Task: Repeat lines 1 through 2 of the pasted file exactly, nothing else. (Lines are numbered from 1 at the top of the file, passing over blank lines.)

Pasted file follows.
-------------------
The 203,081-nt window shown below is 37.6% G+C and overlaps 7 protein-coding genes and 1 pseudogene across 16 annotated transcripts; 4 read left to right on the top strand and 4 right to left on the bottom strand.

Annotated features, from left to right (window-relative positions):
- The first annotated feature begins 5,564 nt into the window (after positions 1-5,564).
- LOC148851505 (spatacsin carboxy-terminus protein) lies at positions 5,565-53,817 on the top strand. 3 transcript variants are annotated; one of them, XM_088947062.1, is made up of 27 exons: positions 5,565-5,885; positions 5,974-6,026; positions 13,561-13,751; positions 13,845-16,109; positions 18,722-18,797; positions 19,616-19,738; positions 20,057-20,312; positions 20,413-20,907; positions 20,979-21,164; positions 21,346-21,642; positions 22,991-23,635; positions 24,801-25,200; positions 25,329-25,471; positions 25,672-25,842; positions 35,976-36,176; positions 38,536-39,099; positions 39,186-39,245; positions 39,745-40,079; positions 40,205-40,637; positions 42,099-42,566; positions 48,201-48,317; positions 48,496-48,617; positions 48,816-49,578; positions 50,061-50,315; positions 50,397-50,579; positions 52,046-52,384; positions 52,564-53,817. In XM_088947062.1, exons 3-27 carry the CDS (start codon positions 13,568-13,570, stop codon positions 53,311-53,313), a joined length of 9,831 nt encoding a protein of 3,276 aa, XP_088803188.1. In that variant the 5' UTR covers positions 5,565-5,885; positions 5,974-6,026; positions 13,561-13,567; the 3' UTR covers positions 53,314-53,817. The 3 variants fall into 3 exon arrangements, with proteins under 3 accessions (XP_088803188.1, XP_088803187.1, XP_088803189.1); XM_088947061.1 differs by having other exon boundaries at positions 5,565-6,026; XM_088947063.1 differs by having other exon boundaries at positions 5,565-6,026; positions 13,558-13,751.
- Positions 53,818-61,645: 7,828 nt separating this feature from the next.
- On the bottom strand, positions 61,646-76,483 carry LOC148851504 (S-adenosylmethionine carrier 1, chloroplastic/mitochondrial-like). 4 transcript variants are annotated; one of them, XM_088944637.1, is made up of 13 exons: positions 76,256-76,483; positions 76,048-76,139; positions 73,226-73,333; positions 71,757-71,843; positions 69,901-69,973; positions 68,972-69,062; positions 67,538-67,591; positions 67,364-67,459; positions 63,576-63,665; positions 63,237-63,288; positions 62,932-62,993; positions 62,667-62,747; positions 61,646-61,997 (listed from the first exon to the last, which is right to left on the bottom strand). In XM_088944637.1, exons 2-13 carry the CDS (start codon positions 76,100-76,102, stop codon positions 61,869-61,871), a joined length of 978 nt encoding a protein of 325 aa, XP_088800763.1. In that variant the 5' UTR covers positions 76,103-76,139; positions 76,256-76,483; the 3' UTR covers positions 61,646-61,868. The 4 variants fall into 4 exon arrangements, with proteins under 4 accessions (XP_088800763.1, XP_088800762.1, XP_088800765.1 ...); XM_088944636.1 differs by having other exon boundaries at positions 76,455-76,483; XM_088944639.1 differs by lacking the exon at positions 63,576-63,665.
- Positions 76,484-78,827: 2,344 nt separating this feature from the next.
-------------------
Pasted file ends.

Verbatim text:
The 203,081-nt window shown below is 37.6% G+C and overlaps 7 protein-coding genes and 1 pseudogene across 16 annotated transcripts; 4 read left to right on the top strand and 4 right to left on the bottom strand.

Annotated features, from left to right (window-relative positions):